There is one thing more ridiculous, however, and that’s Eat This, Not That’s suggested alternative to ¾-a-pound of beef covered with three slices of cheese. According to them, instead of a Triple Whopper you should have a regular Cheeseburger. Admittedly, this is good advice, but the reality is if you can comfortably eat a Triple Whopper, a cheeseburger will do for you what a single fry does for those of us who don’t need a Hoveround to go shopping.

I.e., to the writers of Eat This, Not That: eat shit.

If you’re still not convinced that the problem isn’t with our food but with stupid people, consider America’s response earlier this year when everyone suddenly realized that grocery stores and fast food restaurants were making burgers with pink slime—a gelatinous, creamy mixture of mechanically separated meat that is bathed in an ammonia mixture to kill the bacteria. For decades, no one cared that you could eat a Big Mac without having to chew it, but the second we found out why we didn’t need to chew it we all freaked out and start demanding that pink slime be banned?

In response to the public outcry, most grocery stores and fast food chains did away with the pink slime,** and schools across the country removed the product from its school lunches—which is a damn shame, really, because for many kids that meal represents the only pink slime they’ll eat all day.

Of course, years before the pink slime fiasco, the fast food industry had been trying to revamp its image with healthier options like salads, not-so-healthy but different kinds of crap like sugary coffees and chicken wraps, and, my personal favorite, the arrival of “real hamburgers.” In the past four years or so, nearly every fast food company has introduced the bigger, better burger, usually made with fancy things like sirloin or Angus beef. Consider them the fast food industry’s way of apologizing for serving you crap for decades.

It’s pathetic. For nearly 70 years, McDonald’s proudly boasted about how many burgers it has served, but in a shameful admission that all those burgers were crap they’re now offering a not-as-shitty burger, the Angus Apology. Burger King is still selling the crappy Whopper which made it an international power house, but it’s also redone its entire menu, added its own Angus burger and some weird-ass thing called the Chef’s Cuisine burger. And Wendy’s, not to be outdone, went the Full Monty, completely scrapping their old burgers and fries while switching to an entirely different beef.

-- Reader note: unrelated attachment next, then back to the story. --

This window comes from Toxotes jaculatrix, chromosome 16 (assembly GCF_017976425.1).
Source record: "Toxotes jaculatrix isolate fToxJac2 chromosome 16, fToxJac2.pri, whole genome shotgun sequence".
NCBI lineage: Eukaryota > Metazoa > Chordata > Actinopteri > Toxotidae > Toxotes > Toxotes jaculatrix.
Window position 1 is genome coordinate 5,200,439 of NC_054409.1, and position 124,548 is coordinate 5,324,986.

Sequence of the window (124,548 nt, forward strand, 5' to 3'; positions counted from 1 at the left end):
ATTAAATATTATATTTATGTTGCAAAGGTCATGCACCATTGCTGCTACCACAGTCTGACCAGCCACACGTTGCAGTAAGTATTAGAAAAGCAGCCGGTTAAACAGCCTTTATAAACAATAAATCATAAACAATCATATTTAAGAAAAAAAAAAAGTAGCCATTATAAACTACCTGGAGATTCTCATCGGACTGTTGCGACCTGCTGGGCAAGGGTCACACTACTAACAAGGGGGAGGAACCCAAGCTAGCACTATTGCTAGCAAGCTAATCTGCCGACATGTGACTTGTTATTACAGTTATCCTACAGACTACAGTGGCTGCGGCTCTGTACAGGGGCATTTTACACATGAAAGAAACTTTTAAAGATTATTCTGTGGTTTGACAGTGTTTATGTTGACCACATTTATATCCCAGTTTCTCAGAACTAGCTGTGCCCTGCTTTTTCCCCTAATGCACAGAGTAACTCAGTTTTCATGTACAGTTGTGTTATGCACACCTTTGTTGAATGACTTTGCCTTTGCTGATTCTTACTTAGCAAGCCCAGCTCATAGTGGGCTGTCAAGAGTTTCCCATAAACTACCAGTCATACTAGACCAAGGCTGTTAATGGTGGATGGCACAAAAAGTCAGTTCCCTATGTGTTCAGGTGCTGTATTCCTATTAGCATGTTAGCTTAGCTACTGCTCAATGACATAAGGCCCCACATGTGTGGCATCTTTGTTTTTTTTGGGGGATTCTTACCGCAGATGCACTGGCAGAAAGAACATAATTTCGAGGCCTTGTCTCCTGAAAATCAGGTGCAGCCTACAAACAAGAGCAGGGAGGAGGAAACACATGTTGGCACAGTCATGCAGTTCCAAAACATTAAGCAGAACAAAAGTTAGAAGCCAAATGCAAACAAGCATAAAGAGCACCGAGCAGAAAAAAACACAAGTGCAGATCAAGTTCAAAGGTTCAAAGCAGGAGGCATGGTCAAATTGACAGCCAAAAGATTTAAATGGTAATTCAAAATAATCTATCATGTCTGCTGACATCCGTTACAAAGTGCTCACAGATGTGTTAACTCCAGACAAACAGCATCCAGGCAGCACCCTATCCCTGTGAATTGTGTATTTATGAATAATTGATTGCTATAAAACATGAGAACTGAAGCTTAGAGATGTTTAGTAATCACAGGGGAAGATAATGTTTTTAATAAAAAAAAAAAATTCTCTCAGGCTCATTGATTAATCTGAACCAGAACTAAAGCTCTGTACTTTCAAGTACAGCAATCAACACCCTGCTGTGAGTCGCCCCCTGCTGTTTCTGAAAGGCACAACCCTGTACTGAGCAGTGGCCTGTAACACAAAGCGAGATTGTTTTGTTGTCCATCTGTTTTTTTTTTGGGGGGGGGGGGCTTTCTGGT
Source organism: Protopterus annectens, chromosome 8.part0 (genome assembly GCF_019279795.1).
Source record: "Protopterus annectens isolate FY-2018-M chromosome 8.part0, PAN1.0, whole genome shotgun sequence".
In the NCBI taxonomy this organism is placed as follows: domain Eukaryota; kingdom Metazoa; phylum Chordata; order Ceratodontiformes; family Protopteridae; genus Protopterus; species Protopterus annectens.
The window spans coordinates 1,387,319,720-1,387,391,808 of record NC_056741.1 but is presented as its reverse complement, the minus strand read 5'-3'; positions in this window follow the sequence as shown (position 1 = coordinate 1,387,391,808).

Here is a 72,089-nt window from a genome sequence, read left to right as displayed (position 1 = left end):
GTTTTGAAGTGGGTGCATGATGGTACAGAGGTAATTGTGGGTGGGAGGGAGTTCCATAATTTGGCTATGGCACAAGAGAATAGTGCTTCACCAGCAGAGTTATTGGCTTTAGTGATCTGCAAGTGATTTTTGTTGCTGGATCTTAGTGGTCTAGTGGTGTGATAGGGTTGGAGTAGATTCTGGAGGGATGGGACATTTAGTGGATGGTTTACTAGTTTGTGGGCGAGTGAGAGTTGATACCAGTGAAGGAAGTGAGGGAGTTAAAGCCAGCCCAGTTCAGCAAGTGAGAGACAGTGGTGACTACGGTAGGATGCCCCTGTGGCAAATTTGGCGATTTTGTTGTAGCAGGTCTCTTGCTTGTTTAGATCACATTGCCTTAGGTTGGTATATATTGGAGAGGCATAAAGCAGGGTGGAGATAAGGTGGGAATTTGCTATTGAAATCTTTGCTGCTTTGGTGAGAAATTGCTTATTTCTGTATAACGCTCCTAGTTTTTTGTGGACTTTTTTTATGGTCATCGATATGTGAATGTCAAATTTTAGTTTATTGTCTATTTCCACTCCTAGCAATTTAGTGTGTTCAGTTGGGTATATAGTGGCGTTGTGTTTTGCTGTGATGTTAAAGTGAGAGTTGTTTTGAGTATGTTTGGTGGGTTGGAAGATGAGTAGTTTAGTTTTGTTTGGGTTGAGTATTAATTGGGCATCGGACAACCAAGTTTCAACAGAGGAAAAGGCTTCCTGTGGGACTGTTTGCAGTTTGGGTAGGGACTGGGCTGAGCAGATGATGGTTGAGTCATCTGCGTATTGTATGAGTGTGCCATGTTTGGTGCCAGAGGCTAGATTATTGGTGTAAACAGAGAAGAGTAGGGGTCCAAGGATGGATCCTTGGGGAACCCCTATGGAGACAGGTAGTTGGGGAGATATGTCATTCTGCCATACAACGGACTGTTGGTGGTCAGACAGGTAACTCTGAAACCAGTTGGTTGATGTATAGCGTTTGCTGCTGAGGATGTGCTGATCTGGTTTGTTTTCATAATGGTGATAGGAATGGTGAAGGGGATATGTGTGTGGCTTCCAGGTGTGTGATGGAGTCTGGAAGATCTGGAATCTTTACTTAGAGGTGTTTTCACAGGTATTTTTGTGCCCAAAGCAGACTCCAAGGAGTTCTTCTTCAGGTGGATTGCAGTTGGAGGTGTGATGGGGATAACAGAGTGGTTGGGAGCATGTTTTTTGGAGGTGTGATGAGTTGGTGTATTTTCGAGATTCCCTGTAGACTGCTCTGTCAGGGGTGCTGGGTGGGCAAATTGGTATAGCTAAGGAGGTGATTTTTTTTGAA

Hell, if you’re going to go that far, why bother to keep calling it Wendy’s? Doing so makes them the Halloween III of the burger world.

It’s not just the burger joints racing to apologize for the food we’ve been gladly eating for years. Look at the changes Domino’s Pizza has recently made. They actually ran a months-long media campaign in which they came out and basically said: “Our product sucks, and we can’t figure out why you keep buying it. Still, to reward your loyalty, we’ve completely redone the entire recipe you’ve come to know.” And the absurd thing about this tactic (aside from the fact that the only thing different about the pizza is the garlic sauce rubbed over the crust) is that millions of Americans bought it hook, line and sinker. Domino’s business is up big time, and why shouldn’t it be?

It’s still the same crappy pizza, and it still is far cheaper than real pizza. That’s why I ordered from them back in 1991, and that’s why I occasionally order from them now. It’s a simple, but winning formula.

Sadly, it’s a formula Domino’s burger brethren are no longer following. Because while McDonald’s Angus Apology is, in fact, a bigger, better burger, they charge almost as much for it as a sit-down restaurant charges for a real hamburger. And while McDonald’s still serves the old crappy burgers that built them into the empire they are today, the prices are being jacked up considerably (to be more in tune with the pricing of the new deluxe menu offerings). Last time I checked, a Quarter Pounder Value Meal costs over six dollars, and while that’s really not that much money for that much food, it’s a horrible deal when compared to what I can get at Red Robin for a buck or two more.

Which brings me back to my point and the only reason we’ve all eaten so much fast food over the years. Yes, it’s quick, but it was also cheap. As the industry, as a whole, converts to a healthier cuisine, and as its prices continue to rise, they will continue to look less and less like the establishments that are so embedded into the last four or five decades of American life.

And while many of you might think that’s a good thing—as all your doctors undoubtedly do—I have to say there’s something about this transformation that feels downright un-American.

*Tacos are a weekday thing, as I prefer to class it up on the weekends with some KFC.

**Actually, the joke’s on us all, as most companies didn’t do away with the slime, just the ammonia solution that turned the slime pink.

P.S.: When you walk into any Fat Burger restaurant, you will see a sign on the wall that proudly declares, I shit you not: “We have the leanest beef in town.”

Seriously, did the jackass who made that sign not see the name on the door?

  1. Matt E says:

    Interesting and funny as usual, Mike. Saw this today as well. I guess the pink slime has made it so much cheaper they can make it exponentially larger too. http://www.washingtonpost.com/blogs/ezra-klein/post/a-fast-food-soda-is-six-times-bigger-than-it-was-60-years-ago/2012/05/24/gJQA23JxmU_blog.html